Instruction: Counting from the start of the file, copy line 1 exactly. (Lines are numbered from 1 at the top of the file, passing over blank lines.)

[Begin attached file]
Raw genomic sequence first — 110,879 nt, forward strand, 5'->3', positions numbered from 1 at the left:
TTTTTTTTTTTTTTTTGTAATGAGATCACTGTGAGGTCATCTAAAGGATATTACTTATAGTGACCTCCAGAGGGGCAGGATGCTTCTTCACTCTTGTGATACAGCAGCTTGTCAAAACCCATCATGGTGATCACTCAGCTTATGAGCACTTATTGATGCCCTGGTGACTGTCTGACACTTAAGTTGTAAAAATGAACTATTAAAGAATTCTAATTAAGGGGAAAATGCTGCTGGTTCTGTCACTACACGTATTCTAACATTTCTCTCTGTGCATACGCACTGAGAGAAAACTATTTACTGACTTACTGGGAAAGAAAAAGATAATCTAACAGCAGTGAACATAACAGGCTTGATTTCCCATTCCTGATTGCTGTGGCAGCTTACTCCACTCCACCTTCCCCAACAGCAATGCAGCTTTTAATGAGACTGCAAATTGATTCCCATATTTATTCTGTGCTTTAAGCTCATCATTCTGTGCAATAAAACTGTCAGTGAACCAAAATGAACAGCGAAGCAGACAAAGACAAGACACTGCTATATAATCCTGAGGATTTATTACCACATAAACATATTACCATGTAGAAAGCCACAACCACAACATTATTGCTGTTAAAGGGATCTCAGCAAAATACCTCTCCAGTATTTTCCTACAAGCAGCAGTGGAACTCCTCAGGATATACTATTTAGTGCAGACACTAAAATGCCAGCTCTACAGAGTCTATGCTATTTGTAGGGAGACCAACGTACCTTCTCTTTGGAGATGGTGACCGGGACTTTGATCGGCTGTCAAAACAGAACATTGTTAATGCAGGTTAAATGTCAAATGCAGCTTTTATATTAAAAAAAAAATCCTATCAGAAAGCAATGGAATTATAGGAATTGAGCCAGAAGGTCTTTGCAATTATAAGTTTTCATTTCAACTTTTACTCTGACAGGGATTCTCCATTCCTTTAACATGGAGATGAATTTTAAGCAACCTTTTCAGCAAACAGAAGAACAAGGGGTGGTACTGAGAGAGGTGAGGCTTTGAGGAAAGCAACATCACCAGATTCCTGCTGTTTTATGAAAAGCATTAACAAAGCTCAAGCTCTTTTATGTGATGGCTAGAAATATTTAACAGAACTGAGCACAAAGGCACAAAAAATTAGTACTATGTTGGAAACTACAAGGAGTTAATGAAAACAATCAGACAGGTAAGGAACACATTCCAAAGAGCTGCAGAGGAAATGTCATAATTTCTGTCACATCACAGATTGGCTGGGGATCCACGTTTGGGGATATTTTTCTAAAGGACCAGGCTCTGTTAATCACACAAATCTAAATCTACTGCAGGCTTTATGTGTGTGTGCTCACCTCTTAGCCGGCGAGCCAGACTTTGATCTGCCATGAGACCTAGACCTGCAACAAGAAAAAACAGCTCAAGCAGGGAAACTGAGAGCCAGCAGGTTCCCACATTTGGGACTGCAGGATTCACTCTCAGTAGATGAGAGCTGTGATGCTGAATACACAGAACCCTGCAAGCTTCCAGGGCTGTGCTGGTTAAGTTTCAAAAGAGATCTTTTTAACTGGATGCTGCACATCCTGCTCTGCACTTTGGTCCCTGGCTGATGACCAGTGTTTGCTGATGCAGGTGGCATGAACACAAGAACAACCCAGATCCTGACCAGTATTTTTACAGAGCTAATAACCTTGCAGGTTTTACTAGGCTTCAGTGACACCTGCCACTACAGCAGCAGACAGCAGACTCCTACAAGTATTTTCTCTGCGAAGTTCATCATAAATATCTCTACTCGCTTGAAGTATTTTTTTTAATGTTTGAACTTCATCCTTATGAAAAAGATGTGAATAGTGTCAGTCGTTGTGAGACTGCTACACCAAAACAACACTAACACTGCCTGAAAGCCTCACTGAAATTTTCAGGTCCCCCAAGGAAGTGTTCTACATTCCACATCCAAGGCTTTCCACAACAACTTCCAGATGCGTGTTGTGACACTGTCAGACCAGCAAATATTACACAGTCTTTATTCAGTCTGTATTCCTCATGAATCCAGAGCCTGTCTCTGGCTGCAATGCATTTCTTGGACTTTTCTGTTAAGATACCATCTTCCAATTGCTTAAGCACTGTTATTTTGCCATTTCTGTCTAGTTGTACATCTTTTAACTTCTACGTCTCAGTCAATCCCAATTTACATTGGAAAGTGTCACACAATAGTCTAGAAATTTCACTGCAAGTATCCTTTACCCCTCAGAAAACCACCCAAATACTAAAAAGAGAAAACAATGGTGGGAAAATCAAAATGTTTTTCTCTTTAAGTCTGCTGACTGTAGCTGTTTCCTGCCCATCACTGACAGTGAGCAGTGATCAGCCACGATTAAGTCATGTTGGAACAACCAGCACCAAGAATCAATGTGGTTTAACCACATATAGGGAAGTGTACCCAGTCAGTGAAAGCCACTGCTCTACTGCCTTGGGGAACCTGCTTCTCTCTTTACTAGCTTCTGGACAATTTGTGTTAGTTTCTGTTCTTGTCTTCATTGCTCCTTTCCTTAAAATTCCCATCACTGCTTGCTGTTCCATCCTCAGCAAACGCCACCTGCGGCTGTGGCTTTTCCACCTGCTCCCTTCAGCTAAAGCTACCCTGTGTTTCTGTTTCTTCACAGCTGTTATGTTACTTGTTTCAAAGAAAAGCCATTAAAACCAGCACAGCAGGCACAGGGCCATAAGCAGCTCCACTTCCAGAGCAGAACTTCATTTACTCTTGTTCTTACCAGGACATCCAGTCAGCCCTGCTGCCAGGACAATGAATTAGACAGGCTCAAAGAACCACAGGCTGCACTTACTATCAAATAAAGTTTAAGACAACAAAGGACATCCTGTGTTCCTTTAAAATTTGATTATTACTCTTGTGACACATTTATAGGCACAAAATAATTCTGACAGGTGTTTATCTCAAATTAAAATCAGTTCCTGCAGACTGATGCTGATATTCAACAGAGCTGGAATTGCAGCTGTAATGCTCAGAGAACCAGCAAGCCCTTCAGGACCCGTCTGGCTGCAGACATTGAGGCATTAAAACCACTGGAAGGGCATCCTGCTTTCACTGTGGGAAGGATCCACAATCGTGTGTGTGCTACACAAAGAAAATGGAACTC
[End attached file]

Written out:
Raw genomic sequence first — 110,879 nt, forward strand, 5'->3', positions numbered from 1 at the left: